UK Government 'must act now' on relations with Scotland
Scottish Brexit minister calls for 'radical shift' in how UK deals with devolved nations.
Scotland's Brexit minister is expected to call on the UK Government to "act now" to change how it deals with the devolved nations.
Michael Russell will also demand a "radical shift" from UK ministers in how it approaches relations with Scotland, Wales and Northern Ireland when he addresses the British Irish Association on Saturday
Russell added greater involvement from the devolved administrations is needed to avoid "the most damaging consequences" of leaving the European Union.
Following the general election, the Scottish Government called for the three devolved governments to be included in the Brexit negotiations, with the joint ministerial committee (JMC) re-established.
But the JMC on EU Negotiations has not met since February, although fresh talks have now been set for the autumn.
Speaking at a Holyrood committee on Thursday, Russell said the UK government was acting as if devolution "never happened".
Scottish ministers were not consulted on a range of Brexit papers, while objections to the EU (Withdrawal) Bill and pleas to keep the country in the European single market were dismissed, he said.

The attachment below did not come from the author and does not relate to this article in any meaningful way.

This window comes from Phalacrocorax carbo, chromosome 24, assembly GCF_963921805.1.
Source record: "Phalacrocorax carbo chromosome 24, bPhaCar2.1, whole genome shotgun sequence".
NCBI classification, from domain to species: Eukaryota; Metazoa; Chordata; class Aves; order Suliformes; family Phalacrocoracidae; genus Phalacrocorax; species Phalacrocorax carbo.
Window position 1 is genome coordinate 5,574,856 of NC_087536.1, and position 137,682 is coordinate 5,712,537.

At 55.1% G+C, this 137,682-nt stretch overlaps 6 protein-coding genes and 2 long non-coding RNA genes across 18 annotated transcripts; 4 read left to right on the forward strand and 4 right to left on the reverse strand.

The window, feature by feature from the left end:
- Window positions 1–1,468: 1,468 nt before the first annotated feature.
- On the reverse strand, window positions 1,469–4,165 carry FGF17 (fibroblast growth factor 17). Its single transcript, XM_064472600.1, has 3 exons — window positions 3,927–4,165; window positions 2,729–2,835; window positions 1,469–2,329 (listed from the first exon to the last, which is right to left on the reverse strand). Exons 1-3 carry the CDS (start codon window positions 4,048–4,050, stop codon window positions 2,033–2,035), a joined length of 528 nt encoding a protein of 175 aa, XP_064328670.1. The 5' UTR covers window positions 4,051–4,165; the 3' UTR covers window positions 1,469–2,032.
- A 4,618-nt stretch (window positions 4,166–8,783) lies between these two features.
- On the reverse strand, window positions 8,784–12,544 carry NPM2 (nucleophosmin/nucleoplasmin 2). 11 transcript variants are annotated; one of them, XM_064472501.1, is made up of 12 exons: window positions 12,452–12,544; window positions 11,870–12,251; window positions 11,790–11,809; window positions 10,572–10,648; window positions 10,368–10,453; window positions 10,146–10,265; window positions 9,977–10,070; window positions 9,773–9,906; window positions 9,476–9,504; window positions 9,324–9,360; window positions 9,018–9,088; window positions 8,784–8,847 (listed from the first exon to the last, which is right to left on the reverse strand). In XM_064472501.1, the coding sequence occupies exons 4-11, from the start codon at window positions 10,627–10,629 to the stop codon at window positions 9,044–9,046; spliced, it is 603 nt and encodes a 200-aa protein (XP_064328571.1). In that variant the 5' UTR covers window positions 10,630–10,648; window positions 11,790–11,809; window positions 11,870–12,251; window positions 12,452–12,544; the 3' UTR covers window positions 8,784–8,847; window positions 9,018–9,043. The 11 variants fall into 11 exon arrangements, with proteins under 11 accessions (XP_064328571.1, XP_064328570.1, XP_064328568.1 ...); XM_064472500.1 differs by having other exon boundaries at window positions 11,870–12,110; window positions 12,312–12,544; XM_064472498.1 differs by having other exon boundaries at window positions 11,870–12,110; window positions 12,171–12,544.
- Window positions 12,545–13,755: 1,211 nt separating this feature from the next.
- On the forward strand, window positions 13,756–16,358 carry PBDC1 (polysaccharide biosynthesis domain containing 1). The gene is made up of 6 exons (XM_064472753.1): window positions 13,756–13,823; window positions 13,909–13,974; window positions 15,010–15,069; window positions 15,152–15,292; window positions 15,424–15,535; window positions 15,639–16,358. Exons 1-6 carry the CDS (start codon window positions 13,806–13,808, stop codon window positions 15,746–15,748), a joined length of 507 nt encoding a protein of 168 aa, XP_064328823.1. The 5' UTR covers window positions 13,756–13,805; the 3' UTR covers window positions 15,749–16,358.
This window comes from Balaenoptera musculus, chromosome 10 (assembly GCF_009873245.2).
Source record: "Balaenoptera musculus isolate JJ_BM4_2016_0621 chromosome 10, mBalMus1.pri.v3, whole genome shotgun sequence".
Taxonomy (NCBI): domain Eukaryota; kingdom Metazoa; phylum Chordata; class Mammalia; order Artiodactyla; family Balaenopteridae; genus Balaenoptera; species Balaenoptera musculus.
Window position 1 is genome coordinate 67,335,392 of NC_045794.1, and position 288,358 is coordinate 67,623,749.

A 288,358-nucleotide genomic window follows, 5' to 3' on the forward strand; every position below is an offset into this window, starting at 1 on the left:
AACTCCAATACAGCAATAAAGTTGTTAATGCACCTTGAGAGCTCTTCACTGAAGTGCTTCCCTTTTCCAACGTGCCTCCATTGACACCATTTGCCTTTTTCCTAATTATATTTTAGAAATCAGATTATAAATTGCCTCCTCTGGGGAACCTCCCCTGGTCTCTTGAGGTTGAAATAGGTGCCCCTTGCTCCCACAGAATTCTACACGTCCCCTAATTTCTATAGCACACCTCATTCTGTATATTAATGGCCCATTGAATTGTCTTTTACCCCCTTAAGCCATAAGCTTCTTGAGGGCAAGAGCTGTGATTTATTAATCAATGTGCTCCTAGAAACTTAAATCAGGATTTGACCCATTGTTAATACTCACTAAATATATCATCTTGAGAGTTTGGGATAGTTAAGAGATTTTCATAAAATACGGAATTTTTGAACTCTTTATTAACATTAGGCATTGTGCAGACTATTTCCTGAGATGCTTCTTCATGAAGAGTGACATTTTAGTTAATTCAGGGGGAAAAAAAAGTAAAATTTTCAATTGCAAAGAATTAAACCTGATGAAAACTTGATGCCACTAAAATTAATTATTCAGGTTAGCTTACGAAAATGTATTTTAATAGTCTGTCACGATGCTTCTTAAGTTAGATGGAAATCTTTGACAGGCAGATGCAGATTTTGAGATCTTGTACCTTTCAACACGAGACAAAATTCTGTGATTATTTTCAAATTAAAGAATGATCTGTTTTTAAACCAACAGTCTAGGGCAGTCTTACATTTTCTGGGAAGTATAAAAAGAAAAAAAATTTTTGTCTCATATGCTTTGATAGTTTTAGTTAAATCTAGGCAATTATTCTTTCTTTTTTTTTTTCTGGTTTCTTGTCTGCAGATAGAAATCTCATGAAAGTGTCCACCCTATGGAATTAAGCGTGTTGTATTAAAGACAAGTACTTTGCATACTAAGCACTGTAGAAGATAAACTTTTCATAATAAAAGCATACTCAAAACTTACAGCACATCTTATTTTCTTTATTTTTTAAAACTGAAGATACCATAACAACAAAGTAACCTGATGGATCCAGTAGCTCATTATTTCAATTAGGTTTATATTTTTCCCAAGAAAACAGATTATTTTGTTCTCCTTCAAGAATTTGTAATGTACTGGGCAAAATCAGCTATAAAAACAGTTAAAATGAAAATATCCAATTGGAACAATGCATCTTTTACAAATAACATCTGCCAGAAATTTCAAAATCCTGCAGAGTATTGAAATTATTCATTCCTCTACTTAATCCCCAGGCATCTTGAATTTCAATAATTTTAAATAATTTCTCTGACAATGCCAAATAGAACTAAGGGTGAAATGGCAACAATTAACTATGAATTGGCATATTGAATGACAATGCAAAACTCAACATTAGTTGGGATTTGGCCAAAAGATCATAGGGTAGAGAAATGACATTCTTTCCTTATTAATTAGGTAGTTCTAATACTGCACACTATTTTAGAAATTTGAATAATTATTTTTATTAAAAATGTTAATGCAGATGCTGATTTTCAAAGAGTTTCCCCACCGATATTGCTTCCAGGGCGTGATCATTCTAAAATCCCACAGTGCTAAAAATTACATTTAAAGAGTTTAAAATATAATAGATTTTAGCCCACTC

Addressing the British Irish Association conference in Cambridge, Russell will say: "All of the constituent nations and peoples of these islands will be harmed by a hard Brexit that sees the UK, including Northern Ireland, outside the single market and customs union, while Ireland and the rest of the EU are on the other side.
"What we need is for the UK Government to admit this reality and stand up to those who would see the economy go off a cliff edge.
"The Brexit negotiations have made abundantly clear that we need a radical shift in how intergovernmental relationships are managed between the UK and the devolved nations."
He is expected to add: "The UK Government must act now and make meaningful changes. Not only is it within their gift to do so - it is also in their interests."
Russell's comments come after the EU's chief Brexit negotiator Michel Barnier said he was worried by the UK's proposals for the Northern Ireland border.
He accused Theresa May's Government of trying to get the EU to suspend its laws, customs unions and single market along the border.
"And the UK wants to use Ireland as a kind of test case for the future EU-UK customs relations. This will not happen," he said on Thursday.
The impact of Brexit on Northern Ireland and the Republic of Ireland is one of the key issues being discussed in the early stages of the negotiations.
A UK Government spokesman said: "The level of engagement on this issue has been unprecedented, including meetings with ministers, officials, businesses and groups across the nations.
"The Bill and white paper were both shared in advance of publication.
"Since the election, ministers and officials continue to be in close contact with the devolved administrations."